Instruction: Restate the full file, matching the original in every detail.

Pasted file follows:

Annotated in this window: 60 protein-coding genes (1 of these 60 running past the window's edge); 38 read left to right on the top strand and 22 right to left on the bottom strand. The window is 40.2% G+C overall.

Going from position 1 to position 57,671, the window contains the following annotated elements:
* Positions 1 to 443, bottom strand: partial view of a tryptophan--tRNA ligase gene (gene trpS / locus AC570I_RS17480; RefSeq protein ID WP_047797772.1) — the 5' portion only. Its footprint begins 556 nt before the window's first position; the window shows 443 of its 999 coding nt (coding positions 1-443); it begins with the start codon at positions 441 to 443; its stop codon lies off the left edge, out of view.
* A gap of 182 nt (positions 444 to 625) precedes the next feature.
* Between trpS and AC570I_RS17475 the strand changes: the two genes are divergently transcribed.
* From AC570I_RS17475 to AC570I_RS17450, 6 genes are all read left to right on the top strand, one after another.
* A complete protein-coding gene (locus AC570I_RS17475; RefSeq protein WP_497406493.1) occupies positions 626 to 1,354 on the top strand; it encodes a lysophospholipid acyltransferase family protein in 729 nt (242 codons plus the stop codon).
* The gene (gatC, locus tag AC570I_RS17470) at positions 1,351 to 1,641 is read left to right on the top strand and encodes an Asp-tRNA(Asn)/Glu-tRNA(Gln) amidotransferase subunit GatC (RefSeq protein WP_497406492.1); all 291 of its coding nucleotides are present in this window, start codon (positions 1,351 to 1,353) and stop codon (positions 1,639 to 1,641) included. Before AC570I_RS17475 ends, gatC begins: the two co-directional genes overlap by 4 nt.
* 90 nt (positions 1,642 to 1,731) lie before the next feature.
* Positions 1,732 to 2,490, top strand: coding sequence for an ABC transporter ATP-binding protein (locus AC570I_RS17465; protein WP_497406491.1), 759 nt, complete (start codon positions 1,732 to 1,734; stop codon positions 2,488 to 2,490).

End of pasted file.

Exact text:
Annotated in this window: 60 protein-coding genes (1 of these 60 running past the window's edge); 38 read left to right on the top strand and 22 right to left on the bottom strand. The window is 40.2% G+C overall.

Going from position 1 to position 57,671, the window contains the following annotated elements:
* Positions 1 to 443, bottom strand: partial view of a tryptophan--tRNA ligase gene (gene trpS / locus AC570I_RS17480; RefSeq protein ID WP_047797772.1) — the 5' portion only. Its footprint begins 556 nt before the window's first position; the window shows 443 of its 999 coding nt (coding positions 1-443); it begins with the start codon at positions 441 to 443; its stop codon lies off the left edge, out of view.
* A gap of 182 nt (positions 444 to 625) precedes the next feature.
* Between trpS and AC570I_RS17475 the strand changes: the two genes are divergently transcribed.
* From AC570I_RS17475 to AC570I_RS17450, 6 genes are all read left to right on the top strand, one after another.
* A complete protein-coding gene (locus AC570I_RS17475; RefSeq protein WP_497406493.1) occupies positions 626 to 1,354 on the top strand; it encodes a lysophospholipid acyltransferase family protein in 729 nt (242 codons plus the stop codon).
* The gene (gatC, locus tag AC570I_RS17470) at positions 1,351 to 1,641 is read left to right on the top strand and encodes an Asp-tRNA(Asn)/Glu-tRNA(Gln) amidotransferase subunit GatC (RefSeq protein WP_497406492.1); all 291 of its coding nucleotides are present in this window, start codon (positions 1,351 to 1,353) and stop codon (positions 1,639 to 1,641) included. Before AC570I_RS17475 ends, gatC begins: the two co-directional genes overlap by 4 nt.
* 90 nt (positions 1,642 to 1,731) lie before the next feature.
* Positions 1,732 to 2,490, top strand: coding sequence for an ABC transporter ATP-binding protein (locus AC570I_RS17465; protein WP_497406491.1), 759 nt, complete (start codon positions 1,732 to 1,734; stop codon positions 2,488 to 2,490).